I’ve always loved the story of the starfish flinger. If you’re unfamiliar with it, read it here.
I don’t know that I can change the world, but I absolutely know that I can change MY world. We all have a sphere of influence. Do you ever bemoan the lack of civility today? Why don’t you start deliberately improving your world today? Imagine the results if we all did this.
Here are some ideas to get us started. Ready, set, go!
1. Smile!! When you pass someone at work or at the grocery store, smile!! I’m amazed at how many people don’t. I suspect they don’t even realize it. When I was a surly teenager, someone said, “Honey, smile. It can’t be that bad.” Thank goodness that stayed with me. I had no idea I walked around with a scowl. I started intentionally smiling that day and now it’s my default. I recently had a little girl say, “I want to be in your class next year. You’re always smiling.” Wow. Just wow.
2. Say thank you. Say it when your spouse does the dishes or picks up dinner. Say it when a coworker does you a favor. Say it often.
3. Ask how someone is and really listen to the answer.
4. Let the car in. When you see someone trying to merge, or even cut, in line, let them in.
5. You know the chatty coworker or neighbor? Instead of avoiding them, stop and give them 5-10 minutes.
6. Send a sweet text or email to someone, recognizing them for something that’s routine, like your spouse picking up the kids or your custodial staff leaving you a spotless office or classroom.
7. Ask someone if you can pray for them. I cannot think of anyone who has ever said no when I’ve asked them.
8. Take old magazines to a retired neighbor, a veteran’s hospital, a hospital waiting room.
9. Offer to clean the common room at your local Ronald McDonald House.
10. Do you know someone going through chemo? Organize a dinner delivery, house cleaning, or errand running system for them.
11. Send a thank you note to military personnel serving overseas. (Okay, that will cost you postage, so it’s not exactly free.)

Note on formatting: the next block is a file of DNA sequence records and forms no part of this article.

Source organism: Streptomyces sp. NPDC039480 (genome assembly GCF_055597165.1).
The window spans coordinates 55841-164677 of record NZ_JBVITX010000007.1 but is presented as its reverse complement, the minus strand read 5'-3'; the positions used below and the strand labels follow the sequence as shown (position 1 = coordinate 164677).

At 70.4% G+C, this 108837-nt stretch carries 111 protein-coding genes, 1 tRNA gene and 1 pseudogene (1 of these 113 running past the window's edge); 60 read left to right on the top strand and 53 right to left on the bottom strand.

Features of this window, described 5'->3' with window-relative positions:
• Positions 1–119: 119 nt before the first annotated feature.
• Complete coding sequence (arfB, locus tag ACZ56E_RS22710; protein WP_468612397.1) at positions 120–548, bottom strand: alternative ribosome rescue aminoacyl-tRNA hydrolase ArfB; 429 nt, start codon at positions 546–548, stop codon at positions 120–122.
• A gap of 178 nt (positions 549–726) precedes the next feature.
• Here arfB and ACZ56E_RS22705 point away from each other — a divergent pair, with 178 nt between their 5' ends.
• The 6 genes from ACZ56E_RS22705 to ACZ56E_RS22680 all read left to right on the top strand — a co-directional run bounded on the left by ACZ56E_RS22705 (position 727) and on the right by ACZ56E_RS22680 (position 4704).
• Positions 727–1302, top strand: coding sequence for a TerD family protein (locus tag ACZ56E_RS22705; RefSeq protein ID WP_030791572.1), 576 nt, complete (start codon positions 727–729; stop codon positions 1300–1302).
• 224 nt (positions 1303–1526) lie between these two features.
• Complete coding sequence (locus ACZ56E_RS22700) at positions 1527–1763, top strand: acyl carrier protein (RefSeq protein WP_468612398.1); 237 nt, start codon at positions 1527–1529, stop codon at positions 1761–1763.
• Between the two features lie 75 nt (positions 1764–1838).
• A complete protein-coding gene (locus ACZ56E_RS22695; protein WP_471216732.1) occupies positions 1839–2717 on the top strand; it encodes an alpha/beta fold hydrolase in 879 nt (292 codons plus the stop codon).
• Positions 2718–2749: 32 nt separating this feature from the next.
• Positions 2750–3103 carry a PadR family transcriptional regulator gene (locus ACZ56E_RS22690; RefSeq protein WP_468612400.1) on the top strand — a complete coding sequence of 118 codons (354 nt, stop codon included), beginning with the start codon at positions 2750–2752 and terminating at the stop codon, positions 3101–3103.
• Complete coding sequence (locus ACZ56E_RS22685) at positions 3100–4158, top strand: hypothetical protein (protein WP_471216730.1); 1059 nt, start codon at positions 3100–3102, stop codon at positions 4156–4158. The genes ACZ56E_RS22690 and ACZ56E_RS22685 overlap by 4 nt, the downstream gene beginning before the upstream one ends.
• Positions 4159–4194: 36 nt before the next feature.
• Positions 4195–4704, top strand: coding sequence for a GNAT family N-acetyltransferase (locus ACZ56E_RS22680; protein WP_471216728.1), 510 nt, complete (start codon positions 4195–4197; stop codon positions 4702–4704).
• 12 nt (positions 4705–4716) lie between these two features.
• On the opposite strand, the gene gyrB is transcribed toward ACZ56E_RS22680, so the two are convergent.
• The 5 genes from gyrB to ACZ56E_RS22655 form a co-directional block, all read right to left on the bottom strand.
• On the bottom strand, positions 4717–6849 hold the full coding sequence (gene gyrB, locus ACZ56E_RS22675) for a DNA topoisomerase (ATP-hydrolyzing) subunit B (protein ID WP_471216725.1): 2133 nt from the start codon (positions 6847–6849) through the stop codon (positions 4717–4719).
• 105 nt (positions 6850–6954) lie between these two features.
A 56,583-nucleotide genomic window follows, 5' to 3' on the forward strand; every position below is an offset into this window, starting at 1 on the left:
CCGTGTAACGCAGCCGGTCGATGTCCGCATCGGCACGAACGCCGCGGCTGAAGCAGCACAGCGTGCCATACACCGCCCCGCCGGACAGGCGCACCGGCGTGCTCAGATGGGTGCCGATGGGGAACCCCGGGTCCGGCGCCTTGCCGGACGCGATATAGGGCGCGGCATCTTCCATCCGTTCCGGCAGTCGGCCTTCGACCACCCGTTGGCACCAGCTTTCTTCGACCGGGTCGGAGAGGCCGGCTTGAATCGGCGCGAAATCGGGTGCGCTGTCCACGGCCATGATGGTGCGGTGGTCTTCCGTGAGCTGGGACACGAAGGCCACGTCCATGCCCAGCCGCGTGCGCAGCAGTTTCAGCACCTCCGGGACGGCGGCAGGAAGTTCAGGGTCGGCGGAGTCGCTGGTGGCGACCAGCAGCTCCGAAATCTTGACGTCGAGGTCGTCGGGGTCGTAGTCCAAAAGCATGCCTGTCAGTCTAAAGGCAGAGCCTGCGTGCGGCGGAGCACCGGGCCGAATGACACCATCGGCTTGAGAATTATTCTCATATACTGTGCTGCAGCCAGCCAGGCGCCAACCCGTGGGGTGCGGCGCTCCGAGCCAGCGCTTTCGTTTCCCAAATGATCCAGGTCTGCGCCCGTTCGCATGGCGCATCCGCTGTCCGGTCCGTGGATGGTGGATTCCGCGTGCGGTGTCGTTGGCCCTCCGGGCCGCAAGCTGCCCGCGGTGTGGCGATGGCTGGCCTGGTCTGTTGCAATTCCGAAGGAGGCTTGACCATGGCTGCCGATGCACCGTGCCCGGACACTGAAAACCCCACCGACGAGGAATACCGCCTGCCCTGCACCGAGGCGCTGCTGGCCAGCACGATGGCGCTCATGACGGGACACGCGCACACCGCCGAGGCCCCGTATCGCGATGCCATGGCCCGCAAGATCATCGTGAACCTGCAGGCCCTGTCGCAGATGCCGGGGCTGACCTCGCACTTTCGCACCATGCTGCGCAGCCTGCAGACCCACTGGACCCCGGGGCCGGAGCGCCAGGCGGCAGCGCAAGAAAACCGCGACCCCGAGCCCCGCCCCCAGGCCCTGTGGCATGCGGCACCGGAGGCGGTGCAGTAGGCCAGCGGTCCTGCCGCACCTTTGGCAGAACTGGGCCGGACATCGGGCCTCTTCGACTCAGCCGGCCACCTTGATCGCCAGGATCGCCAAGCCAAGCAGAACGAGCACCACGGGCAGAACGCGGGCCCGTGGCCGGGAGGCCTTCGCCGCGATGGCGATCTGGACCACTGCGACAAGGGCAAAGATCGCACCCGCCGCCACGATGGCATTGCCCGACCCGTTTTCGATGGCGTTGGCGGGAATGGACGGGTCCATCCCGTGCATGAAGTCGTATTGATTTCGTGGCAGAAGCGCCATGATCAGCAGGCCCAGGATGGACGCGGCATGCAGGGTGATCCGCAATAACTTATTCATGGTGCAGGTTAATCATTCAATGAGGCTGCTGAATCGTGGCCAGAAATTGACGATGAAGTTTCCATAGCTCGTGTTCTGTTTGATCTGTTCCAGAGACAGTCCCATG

12. Sit down and color with your kids.
13. Put your phone down and really listen to the one you’re with.
14. Call your parents, grandparents, children, friends, or in-laws and tell them you love them.
15. Do you know someone who cannot get out much? The next time you’re running to the store, ask for their list.
16. Think before speaking. If your words aren’t helpful or encouraging, do they need to be said? Be sure. Words hurt.
17. Stop complaining. Just stop.
18. Play a game with your family instead of watching tv tonight.
19. Think of a chore your spouse always does. Do it for them.
20. Walk and pray. Walk around your neighborhood and pray for your community, your schools, your city leaders.
21. Read the Word. How is that improving your world? Well, as the Word transforms you, you will become more Christlike. As you become more like Him, you’re going to be more thoughtful, more loving….
22. Forgive. Oh my, that one can be easier said than done. Make it a habit to not take offense and to forgive quickly. I know, I know. Just do it. I’m glad I’ve made this a habit. You will be, too. I promise.
23. Let them choose the restaurant or the movie or the music on the drive.
24. Look in your closet. Is there a coat or pair of pants that you don’t wear? Could they bless another? Give them away.
25. Know what matters. Although I have yet to read Gary Chapman’s The 5 Love Languages: The Secret to Love That Lasts, I am familiar with the teaching. My husband receives love differently than I do. I know this and I intentionally give him love in ways he enjoys (quality time together), rather than the ways I like to give and receive it (words of affirmation). You can buy the book here.
26. Baking cookies? Take a few to your coworkers.
27. When you get up (from watching a movie, etc), ask your family if you can get them something while you’re up.
28. Remember it’s not all about you. If we are less insistent on having our way, we become more pleasant to be with.
29. Don’t immediately attack. Whether you’re upset with your spouse, kiddos, store clerk, or your child’s teacher…wait. Take a deep breath, get all of the information, and consider the fallout from your reactions. Then take another deep breath before speaking or acting. As a former hothead, I find it helpful to remember I don’t have to react immediately–or at all. A little time allows emotions to cool and perspective to come.
30. Do. Not. Post. Your. Grievances. On. Social. Media.
I’d love to hear how you’re spreading cheer in your community. Please comment and give us all more ideas. Let’s start a movement!